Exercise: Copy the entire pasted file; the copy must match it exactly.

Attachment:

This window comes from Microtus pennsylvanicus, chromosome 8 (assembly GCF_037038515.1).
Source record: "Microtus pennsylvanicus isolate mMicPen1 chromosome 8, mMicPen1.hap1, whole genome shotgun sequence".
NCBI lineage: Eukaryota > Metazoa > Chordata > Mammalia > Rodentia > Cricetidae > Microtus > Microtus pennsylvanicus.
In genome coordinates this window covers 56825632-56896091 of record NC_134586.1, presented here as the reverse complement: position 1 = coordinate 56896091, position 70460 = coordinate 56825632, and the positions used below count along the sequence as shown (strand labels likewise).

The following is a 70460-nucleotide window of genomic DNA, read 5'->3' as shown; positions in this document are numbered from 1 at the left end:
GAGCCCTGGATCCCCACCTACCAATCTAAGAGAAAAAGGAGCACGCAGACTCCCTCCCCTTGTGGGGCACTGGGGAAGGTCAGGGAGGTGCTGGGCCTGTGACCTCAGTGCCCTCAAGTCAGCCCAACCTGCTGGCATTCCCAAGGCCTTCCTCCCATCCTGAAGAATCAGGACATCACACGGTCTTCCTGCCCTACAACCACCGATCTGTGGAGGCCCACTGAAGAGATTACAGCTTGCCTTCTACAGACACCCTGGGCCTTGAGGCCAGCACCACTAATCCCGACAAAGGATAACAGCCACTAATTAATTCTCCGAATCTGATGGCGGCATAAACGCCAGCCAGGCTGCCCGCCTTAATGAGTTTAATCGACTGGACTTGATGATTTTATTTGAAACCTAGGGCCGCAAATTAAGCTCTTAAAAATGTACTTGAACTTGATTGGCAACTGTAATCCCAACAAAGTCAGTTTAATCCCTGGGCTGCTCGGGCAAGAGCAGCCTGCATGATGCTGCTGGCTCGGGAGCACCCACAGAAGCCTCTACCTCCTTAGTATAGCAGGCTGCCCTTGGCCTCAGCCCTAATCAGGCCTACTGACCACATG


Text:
This window comes from Microtus pennsylvanicus, chromosome 8 (assembly GCF_037038515.1).
Source record: "Microtus pennsylvanicus isolate mMicPen1 chromosome 8, mMicPen1.hap1, whole genome shotgun sequence".
NCBI lineage: Eukaryota > Metazoa > Chordata > Mammalia > Rodentia > Cricetidae > Microtus > Microtus pennsylvanicus.
In genome coordinates this window covers 56825632-56896091 of record NC_134586.1, presented here as the reverse complement: position 1 = coordinate 56896091, position 70460 = coordinate 56825632, and the positions used below count along the sequence as shown (strand labels likewise).

The following is a 70460-nucleotide window of genomic DNA, read 5'->3' as shown; positions in this document are numbered from 1 at the left end:
GAGCCCTGGATCCCCACCTACCAATCTAAGAGAAAAAGGAGCACGCAGACTCCCTCCCCTTGTGGGGCACTGGGGAAGGTCAGGGAGGTGCTGGGCCTGTGACCTCAGTGCCCTCAAGTCAGCCCAACCTGCTGGCATTCCCAAGGCCTTCCTCCCATCCTGAAGAATCAGGACATCACACGGTCTTCCTGCCCTACAACCACCGATCTGTGGAGGCCCACTGAAGAGATTACAGCTTGCCTTCTACAGACACCCTGGGCCTTGAGGCCAGCACCACTAATCCCGACAAAGGATAACAGCCACTAATTAATTCTCCGAATCTGATGGCGGCATAAACGCCAGCCAGGCTGCCCGCCTTAATGAGTTTAATCGACTGGACTTGATGATTTTATTTGAAACCTAGGGCCGCAAATTAAGCTCTTAAAAATGTACTTGAACTTGATTGGCAACTGTAATCCCAACAAAGTCAGTTTAATCCCTGGGCTGCTCGGGCAAGAGCAGCCTGCATGATGCTGCTGGCTCGGGAGCACCCACAGAAGCCTCTACCTCCTTAGTATAGCAGGCTGCCCTTGGCCTCAGCCCTAATCAGGCCTACTGACCACATG